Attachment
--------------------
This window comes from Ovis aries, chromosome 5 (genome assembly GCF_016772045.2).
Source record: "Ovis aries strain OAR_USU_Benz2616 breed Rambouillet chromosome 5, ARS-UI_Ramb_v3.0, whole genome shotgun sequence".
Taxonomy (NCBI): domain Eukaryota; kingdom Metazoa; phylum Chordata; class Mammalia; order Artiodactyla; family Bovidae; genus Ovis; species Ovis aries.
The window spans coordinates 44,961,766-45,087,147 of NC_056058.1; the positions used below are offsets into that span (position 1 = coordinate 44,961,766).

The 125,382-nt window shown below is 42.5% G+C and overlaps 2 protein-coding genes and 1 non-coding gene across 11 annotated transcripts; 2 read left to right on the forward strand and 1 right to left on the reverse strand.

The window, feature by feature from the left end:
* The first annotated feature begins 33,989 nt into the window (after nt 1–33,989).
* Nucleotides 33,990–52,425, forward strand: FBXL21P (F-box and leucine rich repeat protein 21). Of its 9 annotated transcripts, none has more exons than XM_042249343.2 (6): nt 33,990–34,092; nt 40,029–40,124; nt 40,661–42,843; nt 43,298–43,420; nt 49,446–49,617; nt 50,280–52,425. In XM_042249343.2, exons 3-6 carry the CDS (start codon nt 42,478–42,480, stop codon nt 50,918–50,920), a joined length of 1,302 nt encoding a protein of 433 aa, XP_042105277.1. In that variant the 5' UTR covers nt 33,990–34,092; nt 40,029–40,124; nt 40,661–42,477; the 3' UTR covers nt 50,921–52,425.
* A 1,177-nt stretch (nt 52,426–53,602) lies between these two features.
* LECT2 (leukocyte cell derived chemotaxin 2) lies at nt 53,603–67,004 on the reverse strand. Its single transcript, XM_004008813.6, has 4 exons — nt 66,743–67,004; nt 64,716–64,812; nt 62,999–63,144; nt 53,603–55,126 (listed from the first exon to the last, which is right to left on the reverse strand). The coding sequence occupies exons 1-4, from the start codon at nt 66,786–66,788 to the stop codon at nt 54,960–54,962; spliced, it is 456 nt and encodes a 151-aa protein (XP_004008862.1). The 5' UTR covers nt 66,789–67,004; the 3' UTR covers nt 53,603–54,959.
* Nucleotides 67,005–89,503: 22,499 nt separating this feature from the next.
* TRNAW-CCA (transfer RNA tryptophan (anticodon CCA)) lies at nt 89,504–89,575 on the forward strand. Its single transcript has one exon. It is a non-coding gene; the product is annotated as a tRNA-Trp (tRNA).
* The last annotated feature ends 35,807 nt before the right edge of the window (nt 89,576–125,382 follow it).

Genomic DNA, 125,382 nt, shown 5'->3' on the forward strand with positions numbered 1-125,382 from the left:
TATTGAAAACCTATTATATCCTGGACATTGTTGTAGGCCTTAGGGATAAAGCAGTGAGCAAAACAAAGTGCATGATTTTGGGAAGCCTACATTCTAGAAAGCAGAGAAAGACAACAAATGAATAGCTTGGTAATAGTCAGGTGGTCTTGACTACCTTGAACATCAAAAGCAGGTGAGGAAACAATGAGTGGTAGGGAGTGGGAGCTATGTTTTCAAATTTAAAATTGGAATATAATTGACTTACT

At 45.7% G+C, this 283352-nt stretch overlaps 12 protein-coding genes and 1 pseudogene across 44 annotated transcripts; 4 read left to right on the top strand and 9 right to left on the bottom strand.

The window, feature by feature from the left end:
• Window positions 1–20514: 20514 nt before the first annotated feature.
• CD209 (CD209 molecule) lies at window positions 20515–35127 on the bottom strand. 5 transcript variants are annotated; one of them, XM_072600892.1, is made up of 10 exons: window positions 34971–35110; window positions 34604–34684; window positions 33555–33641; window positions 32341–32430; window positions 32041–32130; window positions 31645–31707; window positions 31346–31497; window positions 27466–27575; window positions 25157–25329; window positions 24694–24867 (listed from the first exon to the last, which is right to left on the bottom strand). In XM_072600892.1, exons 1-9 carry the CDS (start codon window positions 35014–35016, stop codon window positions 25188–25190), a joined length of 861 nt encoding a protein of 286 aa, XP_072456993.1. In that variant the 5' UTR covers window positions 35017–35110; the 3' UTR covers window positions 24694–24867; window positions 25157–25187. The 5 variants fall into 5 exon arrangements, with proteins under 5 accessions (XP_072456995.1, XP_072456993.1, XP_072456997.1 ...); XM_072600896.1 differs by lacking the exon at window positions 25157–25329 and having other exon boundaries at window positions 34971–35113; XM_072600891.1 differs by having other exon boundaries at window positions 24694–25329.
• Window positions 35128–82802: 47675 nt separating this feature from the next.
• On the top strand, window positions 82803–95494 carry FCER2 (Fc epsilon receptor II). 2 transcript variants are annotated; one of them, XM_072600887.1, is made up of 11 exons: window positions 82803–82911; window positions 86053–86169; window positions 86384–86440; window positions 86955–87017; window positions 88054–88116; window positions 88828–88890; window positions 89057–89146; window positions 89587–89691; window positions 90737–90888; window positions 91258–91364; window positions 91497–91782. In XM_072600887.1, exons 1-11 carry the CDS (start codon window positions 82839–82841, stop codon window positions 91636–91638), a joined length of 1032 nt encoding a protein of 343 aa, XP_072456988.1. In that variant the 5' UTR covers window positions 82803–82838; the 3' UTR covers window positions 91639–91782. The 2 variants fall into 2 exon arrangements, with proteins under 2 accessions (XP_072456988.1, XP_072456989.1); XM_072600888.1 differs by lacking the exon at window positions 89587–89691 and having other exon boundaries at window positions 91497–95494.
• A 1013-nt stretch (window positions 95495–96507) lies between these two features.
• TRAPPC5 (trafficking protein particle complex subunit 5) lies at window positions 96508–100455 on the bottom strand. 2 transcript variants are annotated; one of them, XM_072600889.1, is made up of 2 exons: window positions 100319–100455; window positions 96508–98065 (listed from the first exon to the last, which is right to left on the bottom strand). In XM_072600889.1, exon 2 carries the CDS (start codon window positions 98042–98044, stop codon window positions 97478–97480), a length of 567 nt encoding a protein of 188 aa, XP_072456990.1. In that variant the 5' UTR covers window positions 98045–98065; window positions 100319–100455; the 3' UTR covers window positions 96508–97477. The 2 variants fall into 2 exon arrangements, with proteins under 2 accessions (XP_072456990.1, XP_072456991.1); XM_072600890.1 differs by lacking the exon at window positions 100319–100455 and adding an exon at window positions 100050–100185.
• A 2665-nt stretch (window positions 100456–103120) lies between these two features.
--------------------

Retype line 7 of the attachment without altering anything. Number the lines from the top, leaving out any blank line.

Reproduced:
* The first annotated feature begins 33,989 nt into the window (after nt 1–33,989).